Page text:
Practice WH Questions through Songs 2

Back by popular demand! Here are even more songs with WH questions.

  • WHO…?

“Who made you king of anything?”

  • WHAT…?

“What does the fox say?” Continue reading

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Keep Your Head Up

Feeling inspired by the blog¬†Happye, I decided to infuse this latest post with a little bit of optimism and feel-good music. ūüôā¬†

It is Friday after all!

Below are two idioms that serve to encourage others and remind them that life is about having fun.

  • Keep your head up.¬†

When we tell someone to keep their head up, we are advising them to stay positive and confident.

keep_your_head_up

Favorite Christmas Songs

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Christmas Village in Philadelphia

Christmas is almost here! I’m sharing some of my favorite Christmas songs to help spread the holiday cheer.

Our first Xmas song is an impressive a cappella version of “Carol of the Bells.”

This next song is a classic from Nat King Cole. An analysis of the lyrics can be done to discuss holiday traditions. Continue reading

Practice Body Part Names through Songs

For children, there are plenty of songs that help them learn and practice body part names. “The Hokey Pokey” and “Head, Shoulders, Knees, and Toes” are both great examples.

For adult learners of English, there a lots of options too. Just look at this list of songs with body parts in the title.

I’ve discovered one song in particular that includes lots of body parts in the lyrics: Rihanna’s “California King Bed.” The singer also repeats many of the body parts, making this an ideal song for listening practice.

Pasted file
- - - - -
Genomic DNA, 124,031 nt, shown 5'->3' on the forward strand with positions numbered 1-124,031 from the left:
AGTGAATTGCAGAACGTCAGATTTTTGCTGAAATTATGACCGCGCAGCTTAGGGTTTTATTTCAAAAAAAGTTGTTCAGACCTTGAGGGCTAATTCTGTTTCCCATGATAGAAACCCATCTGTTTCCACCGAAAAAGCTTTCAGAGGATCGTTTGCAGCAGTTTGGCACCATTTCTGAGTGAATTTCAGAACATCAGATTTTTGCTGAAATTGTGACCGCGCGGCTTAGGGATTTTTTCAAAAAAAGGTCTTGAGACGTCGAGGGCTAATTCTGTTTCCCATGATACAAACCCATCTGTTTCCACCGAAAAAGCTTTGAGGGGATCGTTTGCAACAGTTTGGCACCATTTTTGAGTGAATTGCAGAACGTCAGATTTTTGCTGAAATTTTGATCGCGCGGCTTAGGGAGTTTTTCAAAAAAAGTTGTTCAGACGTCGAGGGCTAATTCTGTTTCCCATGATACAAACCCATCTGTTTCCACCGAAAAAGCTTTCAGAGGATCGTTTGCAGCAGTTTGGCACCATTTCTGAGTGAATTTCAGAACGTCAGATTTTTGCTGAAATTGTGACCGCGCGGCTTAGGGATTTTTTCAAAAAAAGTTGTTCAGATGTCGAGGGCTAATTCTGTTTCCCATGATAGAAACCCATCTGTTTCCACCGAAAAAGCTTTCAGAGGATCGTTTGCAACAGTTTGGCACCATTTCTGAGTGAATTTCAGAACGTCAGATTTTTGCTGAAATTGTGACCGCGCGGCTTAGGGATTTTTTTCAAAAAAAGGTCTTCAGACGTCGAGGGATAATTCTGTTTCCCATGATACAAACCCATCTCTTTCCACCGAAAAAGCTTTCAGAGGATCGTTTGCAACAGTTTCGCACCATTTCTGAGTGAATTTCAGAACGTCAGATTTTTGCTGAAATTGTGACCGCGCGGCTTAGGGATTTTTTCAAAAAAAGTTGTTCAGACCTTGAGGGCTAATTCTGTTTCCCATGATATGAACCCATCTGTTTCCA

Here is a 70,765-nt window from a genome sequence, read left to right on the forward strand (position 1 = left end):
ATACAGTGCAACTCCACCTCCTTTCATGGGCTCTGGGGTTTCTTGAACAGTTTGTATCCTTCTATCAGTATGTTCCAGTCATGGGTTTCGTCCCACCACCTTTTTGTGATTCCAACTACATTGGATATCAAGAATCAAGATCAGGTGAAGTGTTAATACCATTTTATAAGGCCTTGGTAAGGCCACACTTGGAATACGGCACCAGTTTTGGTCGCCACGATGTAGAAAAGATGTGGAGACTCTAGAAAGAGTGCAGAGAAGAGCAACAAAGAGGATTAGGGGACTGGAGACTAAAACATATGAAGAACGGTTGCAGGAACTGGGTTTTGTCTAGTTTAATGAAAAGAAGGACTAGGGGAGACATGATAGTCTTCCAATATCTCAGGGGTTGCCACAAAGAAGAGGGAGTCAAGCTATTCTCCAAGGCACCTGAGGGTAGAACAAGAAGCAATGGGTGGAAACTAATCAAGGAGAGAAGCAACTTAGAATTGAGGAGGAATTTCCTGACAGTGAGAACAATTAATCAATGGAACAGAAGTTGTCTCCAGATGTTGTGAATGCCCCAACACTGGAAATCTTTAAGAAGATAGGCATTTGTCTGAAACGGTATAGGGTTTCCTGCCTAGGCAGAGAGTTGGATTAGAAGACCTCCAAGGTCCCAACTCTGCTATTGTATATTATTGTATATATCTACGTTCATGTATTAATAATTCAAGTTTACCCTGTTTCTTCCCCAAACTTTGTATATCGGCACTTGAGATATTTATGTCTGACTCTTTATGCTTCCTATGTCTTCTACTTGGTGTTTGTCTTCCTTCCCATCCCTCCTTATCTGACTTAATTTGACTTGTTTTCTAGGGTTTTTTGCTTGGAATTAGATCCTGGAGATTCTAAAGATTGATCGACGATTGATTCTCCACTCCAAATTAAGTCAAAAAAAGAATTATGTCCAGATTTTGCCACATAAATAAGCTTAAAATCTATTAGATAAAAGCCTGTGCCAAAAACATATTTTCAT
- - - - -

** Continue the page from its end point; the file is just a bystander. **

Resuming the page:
“California King Bed” -Rihanna

Continue reading

The Simple Past in Miley Cyrus Mashups

A lot of people are talking about Miley Cyrus these days. She has had her controversial moments, but you can’t deny that “Wrecking Ball” is a quality song. It has inspired a lot of mashups with other popular songs.

For those studying English, “Wrecking Ball” also includes many examples of the simple past. You can complete a fill-in-the-lyrics exercise below to test your listening skills.

  • Mashup of “Wrecking Ball” by Miley Cyrus and “Little Lion Man” by Mumford & Sons
  • Mashup of “Wrecking Ball” by Miley Cyrus and “Sweet Dreams” by Beyonc√©

Continue reading

Practice the Second Conditional through Songs

Before we listen to the songs, let’s recall what the second conditional is all about. The second conditional expresses an unreal or highly unlikely possibility.¬†For example: “If I had a billion dollars, I would buy fifteen yachts.” Both having a billion dollars and buying fifteen yachts represent more of a dream than a probable reality.

yachts

The standard formula for second conditional sentences is as follows:

If + subject + simple past…, subject + would + base verb…

OR

Subject + would + base verb… if + subject + simple past…

Now let’s get to the good stuff. Our first song by Barry Louis Polisar is from the soundtrack of the movie¬†Juno:

  • “If you were a castle, I’d be your moat.”

Of course a human being cannot become a castle. This song expresses unreal possibilities in a cute and romantic way. Continue reading